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State Auditor General Eugene DePasquale is attempting to quantify what climate change will cost Pennsylvania.

At the center of the Democrat’s latest report is a stat from the National Institute of Building Sciences: every dollar spent preventing natural disaster damage saves six dollars in recovery costs.

He said last year, his office found at least $261 million in statewide costs related to ​severe weather events that he said are connected to climate change. Almost half of the costs involve infrastructure problems.​

“Pennsylvanians often assume that federal disaster relief will help with recovery from flooding,” he said. “But because climate change brings about more intense, localized storms, often the damage is not widespread enough to qualify for that federal funding.”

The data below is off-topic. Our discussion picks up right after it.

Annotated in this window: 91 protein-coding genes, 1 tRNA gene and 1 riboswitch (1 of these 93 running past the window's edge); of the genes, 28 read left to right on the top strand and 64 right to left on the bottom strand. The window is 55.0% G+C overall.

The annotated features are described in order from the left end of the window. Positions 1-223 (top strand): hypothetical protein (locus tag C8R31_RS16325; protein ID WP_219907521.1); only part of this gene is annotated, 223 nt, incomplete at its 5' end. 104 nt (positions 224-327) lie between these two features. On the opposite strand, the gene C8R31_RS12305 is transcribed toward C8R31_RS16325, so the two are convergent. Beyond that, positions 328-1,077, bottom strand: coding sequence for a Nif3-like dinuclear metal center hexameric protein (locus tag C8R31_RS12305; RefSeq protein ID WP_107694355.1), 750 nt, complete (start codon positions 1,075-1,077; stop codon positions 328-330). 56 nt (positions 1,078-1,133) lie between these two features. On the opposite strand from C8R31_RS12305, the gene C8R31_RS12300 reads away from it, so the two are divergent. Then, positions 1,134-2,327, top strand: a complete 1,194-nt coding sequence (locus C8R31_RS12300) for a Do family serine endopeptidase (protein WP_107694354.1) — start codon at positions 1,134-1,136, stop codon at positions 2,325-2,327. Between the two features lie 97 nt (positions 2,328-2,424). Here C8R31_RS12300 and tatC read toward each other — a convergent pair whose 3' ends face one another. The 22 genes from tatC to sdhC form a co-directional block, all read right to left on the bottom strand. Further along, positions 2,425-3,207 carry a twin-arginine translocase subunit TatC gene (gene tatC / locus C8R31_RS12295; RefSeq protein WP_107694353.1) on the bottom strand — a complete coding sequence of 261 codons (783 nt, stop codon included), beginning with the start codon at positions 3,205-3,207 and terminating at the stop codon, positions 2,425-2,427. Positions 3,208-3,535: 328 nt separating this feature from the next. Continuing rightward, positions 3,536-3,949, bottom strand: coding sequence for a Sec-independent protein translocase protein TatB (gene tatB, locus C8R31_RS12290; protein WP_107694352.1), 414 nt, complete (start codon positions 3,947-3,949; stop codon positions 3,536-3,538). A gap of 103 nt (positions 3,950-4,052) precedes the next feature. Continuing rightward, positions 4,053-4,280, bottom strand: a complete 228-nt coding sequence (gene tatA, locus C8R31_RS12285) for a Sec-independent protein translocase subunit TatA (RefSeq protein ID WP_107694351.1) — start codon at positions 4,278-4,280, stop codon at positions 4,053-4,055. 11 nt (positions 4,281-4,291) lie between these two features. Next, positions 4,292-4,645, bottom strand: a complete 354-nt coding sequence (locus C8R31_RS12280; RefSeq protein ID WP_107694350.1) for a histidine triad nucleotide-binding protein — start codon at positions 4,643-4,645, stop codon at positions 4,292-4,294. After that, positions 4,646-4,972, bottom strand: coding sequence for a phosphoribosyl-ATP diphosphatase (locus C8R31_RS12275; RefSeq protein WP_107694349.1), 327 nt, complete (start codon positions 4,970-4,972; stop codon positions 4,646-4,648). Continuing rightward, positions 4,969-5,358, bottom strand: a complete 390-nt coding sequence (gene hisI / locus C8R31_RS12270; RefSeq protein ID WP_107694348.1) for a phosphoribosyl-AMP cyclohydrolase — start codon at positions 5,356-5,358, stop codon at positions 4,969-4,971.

File photo of State Auditor General Eugene DePasquale. Photo: Marie Cusick/StateImpact Pennsylvania

Flooding isn’t the only cost driver when it comes to infrastructure. DePasquale also warned of landslides and degradation of old sewer systems, among other things. And he said he’s concerned about public health—for instance, increased rates of asthma.

Ultimately, he said, Pennsylvania doesn’t have a good enough comprehensive plan to address practical issues related to climate change, or to mitigate its own role in the problem.

“Pennsylvania is the nation’s fourth-largest contributor of greenhouse gases,” he said. “We can and must do better.”

In a press conference announcing the report, DePasquale pointed to Governor Tom Wolf’s Restore PA plan as a way to get the money needed to boost infrastructure.

The governor wants to borrow $4.5 billion to make improvements across the state, and use the money from a proposed ​severance tax on the natural gas industry to pay the debt back over 20 years or so.

GOP leaders have roundly rejected the proposal, and strongly oppose taxing gas companies.

Building Infrastructure in the Age of Climate Change